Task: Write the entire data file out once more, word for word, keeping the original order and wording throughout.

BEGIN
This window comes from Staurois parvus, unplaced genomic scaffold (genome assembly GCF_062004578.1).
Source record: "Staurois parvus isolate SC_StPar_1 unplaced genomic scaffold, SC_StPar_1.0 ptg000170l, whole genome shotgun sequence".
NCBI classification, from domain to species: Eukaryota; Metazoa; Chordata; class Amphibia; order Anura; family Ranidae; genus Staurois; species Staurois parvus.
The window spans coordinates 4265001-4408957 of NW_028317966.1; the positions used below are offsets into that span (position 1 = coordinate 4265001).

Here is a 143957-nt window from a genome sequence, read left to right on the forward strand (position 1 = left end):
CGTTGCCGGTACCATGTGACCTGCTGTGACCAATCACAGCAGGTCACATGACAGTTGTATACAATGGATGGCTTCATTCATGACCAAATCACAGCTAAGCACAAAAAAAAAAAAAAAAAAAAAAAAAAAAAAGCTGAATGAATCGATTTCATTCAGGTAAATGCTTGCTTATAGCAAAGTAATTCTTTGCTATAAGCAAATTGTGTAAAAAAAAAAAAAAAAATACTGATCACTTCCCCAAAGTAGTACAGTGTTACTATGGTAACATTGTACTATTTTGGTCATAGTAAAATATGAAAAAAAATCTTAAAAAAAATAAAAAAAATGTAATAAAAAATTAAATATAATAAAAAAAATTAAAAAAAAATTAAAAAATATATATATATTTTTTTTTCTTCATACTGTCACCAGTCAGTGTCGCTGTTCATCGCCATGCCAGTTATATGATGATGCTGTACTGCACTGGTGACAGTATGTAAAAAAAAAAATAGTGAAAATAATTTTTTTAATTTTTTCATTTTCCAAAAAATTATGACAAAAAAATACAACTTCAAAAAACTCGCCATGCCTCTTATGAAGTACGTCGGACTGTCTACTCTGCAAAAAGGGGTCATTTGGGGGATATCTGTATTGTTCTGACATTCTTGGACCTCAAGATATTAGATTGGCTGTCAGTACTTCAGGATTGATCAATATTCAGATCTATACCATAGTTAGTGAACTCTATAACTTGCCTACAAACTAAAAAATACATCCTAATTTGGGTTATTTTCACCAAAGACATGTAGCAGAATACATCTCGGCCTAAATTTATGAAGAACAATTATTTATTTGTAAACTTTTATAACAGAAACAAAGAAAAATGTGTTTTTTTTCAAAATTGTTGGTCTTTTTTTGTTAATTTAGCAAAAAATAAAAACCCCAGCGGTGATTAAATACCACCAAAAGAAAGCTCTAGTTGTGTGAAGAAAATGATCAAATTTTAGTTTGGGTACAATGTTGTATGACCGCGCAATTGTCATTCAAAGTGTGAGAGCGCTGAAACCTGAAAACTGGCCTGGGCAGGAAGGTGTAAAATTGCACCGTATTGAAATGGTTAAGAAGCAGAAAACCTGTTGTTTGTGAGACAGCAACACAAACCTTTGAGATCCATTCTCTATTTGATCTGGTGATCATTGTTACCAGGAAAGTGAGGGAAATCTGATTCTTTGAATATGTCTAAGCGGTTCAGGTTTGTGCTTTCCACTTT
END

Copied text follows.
This window comes from Staurois parvus, unplaced genomic scaffold (genome assembly GCF_062004578.1).
Source record: "Staurois parvus isolate SC_StPar_1 unplaced genomic scaffold, SC_StPar_1.0 ptg000170l, whole genome shotgun sequence".
NCBI classification, from domain to species: Eukaryota; Metazoa; Chordata; class Amphibia; order Anura; family Ranidae; genus Staurois; species Staurois parvus.
The window spans coordinates 4265001-4408957 of NW_028317966.1; the positions used below are offsets into that span (position 1 = coordinate 4265001).

Here is a 143957-nt window from a genome sequence, read left to right on the forward strand (position 1 = left end):
CGTTGCCGGTACCATGTGACCTGCTGTGACCAATCACAGCAGGTCACATGACAGTTGTATACAATGGATGGCTTCATTCATGACCAAATCACAGCTAAGCACAAAAAAAAAAAAAAAAAAAAAAAAAAAAAAGCTGAATGAATCGATTTCATTCAGGTAAATGCTTGCTTATAGCAAAGTAATTCTTTGCTATAAGCAAATTGTGTAAAAAAAAAAAAAAAAATACTGATCACTTCCCCAAAGTAGTACAGTGTTACTATGGTAACATTGTACTATTTTGGTCATAGTAAAATATGAAAAAAAATCTTAAAAAAAATAAAAAAAATGTAATAAAAAATTAAATATAATAAAAAAAATTAAAAAAAAATTAAAAAATATATATATATTTTTTTTTCTTCATACTGTCACCAGTCAGTGTCGCTGTTCATCGCCATGCCAGTTATATGATGATGCTGTACTGCACTGGTGACAGTATGTAAAAAAAAAAATAGTGAAAATAATTTTTTTAATTTTTTCATTTTCCAAAAAATTATGACAAAAAAATACAACTTCAAAAAACTCGCCATGCCTCTTATGAAGTACGTCGGACTGTCTACTCTGCAAAAAGGGGTCATTTGGGGGATATCTGTATTGTTCTGACATTCTTGGACCTCAAGATATTAGATTGGCTGTCAGTACTTCAGGATTGATCAATATTCAGATCTATACCATAGTTAGTGAACTCTATAACTTGCCTACAAACTAAAAAATACATCCTAATTTGGGTTATTTTCACCAAAGACATGTAGCAGAATACATCTCGGCCTAAATTTATGAAGAACAATTATTTATTTGTAAACTTTTATAACAGAAACAAAGAAAAATGTGTTTTTTTTCAAAATTGTTGGTCTTTTTTTGTTAATTTAGCAAAAAATAAAAACCCCAGCGGTGATTAAATACCACCAAAAGAAAGCTCTAGTTGTGTGAAGAAAATGATCAAATTTTAGTTTGGGTACAATGTTGTATGACCGCGCAATTGTCATTCAAAGTGTGAGAGCGCTGAAACCTGAAAACTGGCCTGGGCAGGAAGGTGTAAAATTGCACCGTATTGAAATGGTTAAGAAGCAGAAAACCTGTTGTTTGTGAGACAGCAACACAAACCTTTGAGATCCATTCTCTATTTGATCTGGTGATCATTGTTACCAGGAAAGTGAGGGAAATCTGATTCTTTGAATATGTCTAAGCGGTTCAGGTTTGTGCTTTCCACTTT